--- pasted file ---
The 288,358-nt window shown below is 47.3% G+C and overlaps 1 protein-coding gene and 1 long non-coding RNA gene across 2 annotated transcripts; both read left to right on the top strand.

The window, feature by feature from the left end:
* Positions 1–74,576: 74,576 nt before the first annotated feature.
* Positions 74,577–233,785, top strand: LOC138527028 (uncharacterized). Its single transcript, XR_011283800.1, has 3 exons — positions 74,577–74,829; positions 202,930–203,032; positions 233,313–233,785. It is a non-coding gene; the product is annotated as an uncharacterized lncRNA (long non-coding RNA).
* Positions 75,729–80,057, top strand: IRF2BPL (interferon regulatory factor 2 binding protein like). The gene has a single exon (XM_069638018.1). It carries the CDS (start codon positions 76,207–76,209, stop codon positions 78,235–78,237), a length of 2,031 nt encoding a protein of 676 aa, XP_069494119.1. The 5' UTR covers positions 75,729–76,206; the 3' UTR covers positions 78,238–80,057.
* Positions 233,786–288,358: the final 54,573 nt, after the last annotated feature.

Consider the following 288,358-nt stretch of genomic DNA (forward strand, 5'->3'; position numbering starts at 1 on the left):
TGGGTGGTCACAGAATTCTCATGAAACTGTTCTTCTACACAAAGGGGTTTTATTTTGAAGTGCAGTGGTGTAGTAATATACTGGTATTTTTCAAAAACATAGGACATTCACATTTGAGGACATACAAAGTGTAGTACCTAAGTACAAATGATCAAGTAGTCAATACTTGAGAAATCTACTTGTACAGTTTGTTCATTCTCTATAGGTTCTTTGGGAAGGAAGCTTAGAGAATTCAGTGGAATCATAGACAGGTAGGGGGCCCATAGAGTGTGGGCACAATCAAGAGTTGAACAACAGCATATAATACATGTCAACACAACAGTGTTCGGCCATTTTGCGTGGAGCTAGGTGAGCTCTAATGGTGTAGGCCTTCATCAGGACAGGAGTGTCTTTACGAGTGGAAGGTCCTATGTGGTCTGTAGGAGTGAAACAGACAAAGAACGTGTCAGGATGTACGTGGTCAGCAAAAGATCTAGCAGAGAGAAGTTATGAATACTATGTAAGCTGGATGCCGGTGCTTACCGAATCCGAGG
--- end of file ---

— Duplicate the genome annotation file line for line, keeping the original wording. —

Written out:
The 288,358-nt window shown below is 47.3% G+C and overlaps 1 protein-coding gene and 1 long non-coding RNA gene across 2 annotated transcripts; both read left to right on the top strand.

The window, feature by feature from the left end:
* Positions 1–74,576: 74,576 nt before the first annotated feature.
* Positions 74,577–233,785, top strand: LOC138527028 (uncharacterized). Its single transcript, XR_011283800.1, has 3 exons — positions 74,577–74,829; positions 202,930–203,032; positions 233,313–233,785. It is a non-coding gene; the product is annotated as an uncharacterized lncRNA (long non-coding RNA).
* Positions 75,729–80,057, top strand: IRF2BPL (interferon regulatory factor 2 binding protein like). The gene has a single exon (XM_069638018.1). It carries the CDS (start codon positions 76,207–76,209, stop codon positions 78,235–78,237), a length of 2,031 nt encoding a protein of 676 aa, XP_069494119.1. The 5' UTR covers positions 75,729–76,206; the 3' UTR covers positions 78,238–80,057.
* Positions 233,786–288,358: the final 54,573 nt, after the last annotated feature.

Consider the following 288,358-nt stretch of genomic DNA (forward strand, 5'->3'; position numbering starts at 1 on the left):
TGGGTGGTCACAGAATTCTCATGAAACTGTTCTTCTACACAAAGGGGTTTTATTTTGAAGTGCAGTGGTGTAGTAATATACTGGTATTTTTCAAAAACATAGGACATTCACATTTGAGGACATACAAAGTGTAGTACCTAAGTACAAATGATCAAGTAGTCAATACTTGAGAAATCTACTTGTACAGTTTGTTCATTCTCTATAGGTTCTTTGGGAAGGAAGCTTAGAGAATTCAGTGGAATCATAGACAGGTAGGGGGCCCATAGAGTGTGGGCACAATCAAGAGTTGAACAACAGCATATAATACATGTCAACACAACAGTGTTCGGCCATTTTGCGTGGAGCTAGGTGAGCTCTAATGGTGTAGGCCTTCATCAGGACAGGAGTGTCTTTACGAGTGGAAGGTCCTATGTGGTCTGTAGGAGTGAAACAGACAAAGAACGTGTCAGGATGTACGTGGTCAGCAAAAGATCTAGCAGAGAGAAGTTATGAATACTATGTAAGCTGGATGCCGGTGCTTACCGAATCCGAGG